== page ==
In Homer’s “The Iliad” and Virgil’s “The Aeneid,” the epic heroes Achilles and Aeneas are each gifted with a mighty sword. In “The Iliad,” Achilles receives a sword that is made by the god Hephaestus, while Aeneas in “The Aeneid” is bestowed with a sword that is crafted by Vulcan. Both of the swords are symbolic in the epic poems as they each depict scenes of war and peace from ancient times and they are both prophetic as to the destinies of Achilles and Aeneas.
Achilles’ sword is intricately designed by Hephaestus and is described as “great and massive” (558) with “a silver shield -strap run from edge to edge and five layers of metal” (561-562). Emblazoned on the shield are images of the universe, the sun, the moon, and the constellations, and also the images of two cities containing conflicting scenes. One city that is depicted shows a place that is at peace filled with weddings and festivals, but the second city is quite different. Its image is that of a city at war with “a divided army” (593) and scenes of battle.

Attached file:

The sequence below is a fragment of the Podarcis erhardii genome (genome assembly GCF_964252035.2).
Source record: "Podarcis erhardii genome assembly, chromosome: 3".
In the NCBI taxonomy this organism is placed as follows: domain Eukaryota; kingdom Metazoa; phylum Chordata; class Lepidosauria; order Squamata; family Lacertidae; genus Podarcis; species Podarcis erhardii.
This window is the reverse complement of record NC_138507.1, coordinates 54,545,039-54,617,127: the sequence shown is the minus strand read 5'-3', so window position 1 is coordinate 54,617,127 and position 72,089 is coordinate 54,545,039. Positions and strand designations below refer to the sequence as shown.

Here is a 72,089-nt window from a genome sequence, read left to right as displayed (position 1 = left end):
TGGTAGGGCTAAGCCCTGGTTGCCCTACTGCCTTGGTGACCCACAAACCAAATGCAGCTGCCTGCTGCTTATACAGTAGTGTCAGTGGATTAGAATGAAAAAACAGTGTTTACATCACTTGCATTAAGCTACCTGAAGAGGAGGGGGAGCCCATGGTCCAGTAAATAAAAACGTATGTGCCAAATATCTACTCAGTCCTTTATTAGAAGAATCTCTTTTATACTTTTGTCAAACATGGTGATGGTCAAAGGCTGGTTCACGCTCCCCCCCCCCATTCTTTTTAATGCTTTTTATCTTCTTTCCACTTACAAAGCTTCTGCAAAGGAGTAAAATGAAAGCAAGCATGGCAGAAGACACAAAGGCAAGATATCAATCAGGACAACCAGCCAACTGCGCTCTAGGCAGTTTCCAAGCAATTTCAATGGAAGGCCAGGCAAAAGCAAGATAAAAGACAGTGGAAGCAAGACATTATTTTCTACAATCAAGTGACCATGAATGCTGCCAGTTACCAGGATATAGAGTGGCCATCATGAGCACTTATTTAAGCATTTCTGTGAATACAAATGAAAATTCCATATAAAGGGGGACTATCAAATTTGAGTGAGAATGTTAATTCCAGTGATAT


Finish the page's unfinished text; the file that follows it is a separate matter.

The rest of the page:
Aeneas’ sword, like Achilles’, is also finely crafted, made by Vulcan and given to Aeneas by Venus. Unlike the contrasting scenes of war and peace that are displayed on Achilles’ shield, Aeneas’ shield shows the momentous events that will occur in the future glory that is Rome. The story of Remus and Romulus, the twins who built Rome, is told on Aeneas’ shield, as well as the glorious battles of Augustus Caesar. The themes displayed on Aeneas’ shield suggest that of a promising future.
Although both of the heroes possess similar shields that are made with fine detail, the story told on Achilles’ shield is not as hopeful as the one told on Aeneas’. The two cities on Achilles’ shield that represent war and peace are direct opposites of each other and suggest an unbalance in the world that will not be righted during Achilles’ lifetime, perhaps prophesizing Achilles’ imminent death in battle. Aeneas’ shield depicts the greatness of the future of Rome. His shield is not at all divided like Achilles’ shield, but instead it is hopeful, uplifting, and united, perhaps a prediction of the prominence of the role that Aeneas will play in the founding of Rome. Both shields hold significant symbolic value to the bearer of them in each poem and the differences between the shields represent the very different endings that each of the heroes encounters.
Homer. “The Illiad.” The Norton Anthology of World Masterpieces: the Western Traditon-7th Edition. Ed. Mack Maynard. New York: W.W. Norton & Co.,1999.
Virgil. “The Aeneid.” The Norton Anthology of World Masterpieces: the Western Traditon-7th Edition. Ed. Mack Maynard. New York: W.W. Norton & Co.,1999.